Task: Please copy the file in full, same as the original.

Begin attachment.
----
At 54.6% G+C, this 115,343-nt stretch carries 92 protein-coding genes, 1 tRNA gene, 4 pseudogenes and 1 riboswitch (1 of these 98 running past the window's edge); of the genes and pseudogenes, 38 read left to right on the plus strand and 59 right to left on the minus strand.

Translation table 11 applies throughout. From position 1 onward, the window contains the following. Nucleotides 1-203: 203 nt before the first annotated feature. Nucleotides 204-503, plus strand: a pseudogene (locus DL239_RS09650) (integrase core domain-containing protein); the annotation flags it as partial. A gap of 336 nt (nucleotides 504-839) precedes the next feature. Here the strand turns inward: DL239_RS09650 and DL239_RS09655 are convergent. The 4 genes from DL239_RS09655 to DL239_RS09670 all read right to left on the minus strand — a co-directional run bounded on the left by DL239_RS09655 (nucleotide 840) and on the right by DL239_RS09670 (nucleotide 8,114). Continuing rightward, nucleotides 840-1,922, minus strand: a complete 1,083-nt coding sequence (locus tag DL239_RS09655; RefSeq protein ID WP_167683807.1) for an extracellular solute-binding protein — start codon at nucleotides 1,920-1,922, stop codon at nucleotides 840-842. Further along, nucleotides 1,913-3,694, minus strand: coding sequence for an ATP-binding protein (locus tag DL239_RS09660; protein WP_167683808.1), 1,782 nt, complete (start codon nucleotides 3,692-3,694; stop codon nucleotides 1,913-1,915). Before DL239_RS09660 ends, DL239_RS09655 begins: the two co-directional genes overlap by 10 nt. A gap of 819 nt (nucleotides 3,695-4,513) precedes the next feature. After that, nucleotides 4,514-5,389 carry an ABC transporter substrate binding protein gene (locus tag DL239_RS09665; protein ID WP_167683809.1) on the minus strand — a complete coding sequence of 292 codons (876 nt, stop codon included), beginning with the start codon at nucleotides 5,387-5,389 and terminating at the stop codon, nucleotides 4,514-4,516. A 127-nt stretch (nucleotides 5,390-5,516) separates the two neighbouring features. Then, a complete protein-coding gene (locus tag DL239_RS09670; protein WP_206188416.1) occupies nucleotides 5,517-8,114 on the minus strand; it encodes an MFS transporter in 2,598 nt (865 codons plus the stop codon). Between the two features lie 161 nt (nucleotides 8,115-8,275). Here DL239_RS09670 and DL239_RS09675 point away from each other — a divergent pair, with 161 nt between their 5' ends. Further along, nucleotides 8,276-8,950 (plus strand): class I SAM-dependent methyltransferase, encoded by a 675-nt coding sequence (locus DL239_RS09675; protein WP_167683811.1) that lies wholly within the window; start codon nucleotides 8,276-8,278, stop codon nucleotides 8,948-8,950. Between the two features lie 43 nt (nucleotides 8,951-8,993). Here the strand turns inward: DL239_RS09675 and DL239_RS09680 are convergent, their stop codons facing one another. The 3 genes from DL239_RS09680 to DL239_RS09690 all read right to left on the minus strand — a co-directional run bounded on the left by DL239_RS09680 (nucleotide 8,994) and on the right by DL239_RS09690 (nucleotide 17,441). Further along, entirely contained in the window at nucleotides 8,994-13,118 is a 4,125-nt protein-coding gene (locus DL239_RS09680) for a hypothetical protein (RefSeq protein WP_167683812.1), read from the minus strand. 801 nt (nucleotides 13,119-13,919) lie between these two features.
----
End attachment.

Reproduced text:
At 54.6% G+C, this 115,343-nt stretch carries 92 protein-coding genes, 1 tRNA gene, 4 pseudogenes and 1 riboswitch (1 of these 98 running past the window's edge); of the genes and pseudogenes, 38 read left to right on the plus strand and 59 right to left on the minus strand.

Translation table 11 applies throughout. From position 1 onward, the window contains the following. Nucleotides 1-203: 203 nt before the first annotated feature. Nucleotides 204-503, plus strand: a pseudogene (locus DL239_RS09650) (integrase core domain-containing protein); the annotation flags it as partial. A gap of 336 nt (nucleotides 504-839) precedes the next feature. Here the strand turns inward: DL239_RS09650 and DL239_RS09655 are convergent. The 4 genes from DL239_RS09655 to DL239_RS09670 all read right to left on the minus strand — a co-directional run bounded on the left by DL239_RS09655 (nucleotide 840) and on the right by DL239_RS09670 (nucleotide 8,114). Continuing rightward, nucleotides 840-1,922, minus strand: a complete 1,083-nt coding sequence (locus tag DL239_RS09655; RefSeq protein ID WP_167683807.1) for an extracellular solute-binding protein — start codon at nucleotides 1,920-1,922, stop codon at nucleotides 840-842. Further along, nucleotides 1,913-3,694, minus strand: coding sequence for an ATP-binding protein (locus tag DL239_RS09660; protein WP_167683808.1), 1,782 nt, complete (start codon nucleotides 3,692-3,694; stop codon nucleotides 1,913-1,915). Before DL239_RS09660 ends, DL239_RS09655 begins: the two co-directional genes overlap by 10 nt. A gap of 819 nt (nucleotides 3,695-4,513) precedes the next feature. After that, nucleotides 4,514-5,389 carry an ABC transporter substrate binding protein gene (locus tag DL239_RS09665; protein ID WP_167683809.1) on the minus strand — a complete coding sequence of 292 codons (876 nt, stop codon included), beginning with the start codon at nucleotides 5,387-5,389 and terminating at the stop codon, nucleotides 4,514-4,516. A 127-nt stretch (nucleotides 5,390-5,516) separates the two neighbouring features. Then, a complete protein-coding gene (locus tag DL239_RS09670; protein WP_206188416.1) occupies nucleotides 5,517-8,114 on the minus strand; it encodes an MFS transporter in 2,598 nt (865 codons plus the stop codon). Between the two features lie 161 nt (nucleotides 8,115-8,275). Here DL239_RS09670 and DL239_RS09675 point away from each other — a divergent pair, with 161 nt between their 5' ends. Further along, nucleotides 8,276-8,950 (plus strand): class I SAM-dependent methyltransferase, encoded by a 675-nt coding sequence (locus DL239_RS09675; protein WP_167683811.1) that lies wholly within the window; start codon nucleotides 8,276-8,278, stop codon nucleotides 8,948-8,950. Between the two features lie 43 nt (nucleotides 8,951-8,993). Here the strand turns inward: DL239_RS09675 and DL239_RS09680 are convergent, their stop codons facing one another. The 3 genes from DL239_RS09680 to DL239_RS09690 all read right to left on the minus strand — a co-directional run bounded on the left by DL239_RS09680 (nucleotide 8,994) and on the right by DL239_RS09690 (nucleotide 17,441). Further along, entirely contained in the window at nucleotides 8,994-13,118 is a 4,125-nt protein-coding gene (locus DL239_RS09680) for a hypothetical protein (RefSeq protein WP_167683812.1), read from the minus strand. 801 nt (nucleotides 13,119-13,919) lie between these two features.